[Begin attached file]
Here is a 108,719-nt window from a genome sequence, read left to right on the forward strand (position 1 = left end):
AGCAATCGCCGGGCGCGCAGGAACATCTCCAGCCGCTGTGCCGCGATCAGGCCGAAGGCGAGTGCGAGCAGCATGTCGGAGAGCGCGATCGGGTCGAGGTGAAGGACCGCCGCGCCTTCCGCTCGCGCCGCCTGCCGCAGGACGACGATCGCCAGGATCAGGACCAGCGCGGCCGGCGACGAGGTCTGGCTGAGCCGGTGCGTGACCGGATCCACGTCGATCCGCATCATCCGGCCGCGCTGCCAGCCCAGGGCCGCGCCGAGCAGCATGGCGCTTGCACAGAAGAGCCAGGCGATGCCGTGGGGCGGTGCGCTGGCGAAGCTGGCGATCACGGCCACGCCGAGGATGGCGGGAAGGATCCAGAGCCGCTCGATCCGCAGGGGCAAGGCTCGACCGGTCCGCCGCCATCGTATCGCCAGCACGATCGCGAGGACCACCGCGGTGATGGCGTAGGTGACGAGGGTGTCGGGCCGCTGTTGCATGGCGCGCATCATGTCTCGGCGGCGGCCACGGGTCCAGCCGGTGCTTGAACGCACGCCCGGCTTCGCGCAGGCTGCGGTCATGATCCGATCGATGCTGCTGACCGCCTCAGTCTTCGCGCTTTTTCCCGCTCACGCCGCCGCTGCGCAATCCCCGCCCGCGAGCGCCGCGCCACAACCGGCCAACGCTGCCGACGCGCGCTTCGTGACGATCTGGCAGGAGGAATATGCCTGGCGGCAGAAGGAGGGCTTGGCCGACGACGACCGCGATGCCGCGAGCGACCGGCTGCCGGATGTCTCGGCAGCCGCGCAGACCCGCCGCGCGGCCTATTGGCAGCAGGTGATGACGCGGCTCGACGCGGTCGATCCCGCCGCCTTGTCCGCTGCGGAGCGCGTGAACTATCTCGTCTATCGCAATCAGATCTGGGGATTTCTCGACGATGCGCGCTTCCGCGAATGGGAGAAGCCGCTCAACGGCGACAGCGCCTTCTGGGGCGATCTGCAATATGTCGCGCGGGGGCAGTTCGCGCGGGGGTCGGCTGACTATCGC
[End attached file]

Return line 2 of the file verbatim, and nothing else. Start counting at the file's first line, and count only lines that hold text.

AGCAATCGCCGGGCGCGCAGGAACATCTCCAGCCGCTGTGCCGCGATCAGGCCGAAGGCGAGTGCGAGCAGCATGTCGGAGAGCGCGATCGGGTCGAGGTGAAGGACCGCCGCGCCTTCCGCTCGCGCCGCCTGCCGCAGGACGACGATCGCCAGGATCAGGACCAGCGCGGCCGGCGACGAGGTCTGGCTGAGCCGGTGCGTGACCGGATCCACGTCGATCCGCATCATCCGGCCGCGCTGCCAGCCCAGGGCCGCGCCGAGCAGCATGGCGCTTGCACAGAAGAGCCAGGCGATGCCGTGGGGCGGTGCGCTGGCGAAGCTGGCGATCACGGCCACGCCGAGGATGGCGGGAAGGATCCAGAGCCGCTCGATCCGCAGGGGCAAGGCTCGACCGGTCCGCCGCCATCGTATCGCCAGCACGATCGCGAGGACCACCGCGGTGATGGCGTAGGTGACGAGGGTGTCGGGCCGCTGTTGCATGGCGCGCATCATGTCTCGGCGGCGGCCACGGGTCCAGCCGGTGCTTGAACGCACGCCCGGCTTCGCGCAGGCTGCGGTCATGATCCGATCGATGCTGCTGACCGCCTCAGTCTTCGCGCTTTTTCCCGCTCACGCCGCCGCTGCGCAATCCCCGCCCGCGAGCGCCGCGCCACAACCGGCCAACGCTGCCGACGCGCGCTTCGTGACGATCTGGCAGGAGGAATATGCCTGGCGGCAGAAGGAGGGCTTGGCCGACGACGACCGCGATGCCGCGAGCGACCGGCTGCCGGATGTCTCGGCAGCCGCGCAGACCCGCCGCGCGGCCTATTGGCAGCAGGTGATGACGCGGCTCGACGCGGTCGATCCCGCCGCCTTGTCCGCTGCGGAGCGCGTGAACTATCTCGTCTATCGCAATCAGATCTGGGGATTTCTCGACGATGCGCGCTTCCGCGAATGGGAGAAGCCGCTCAACGGCGACAGCGCCTTCTGGGGCGATCTGCAATATGTCGCGCGGGGGCAGTTCGCGCGGGGGTCGGCTGACTATCGC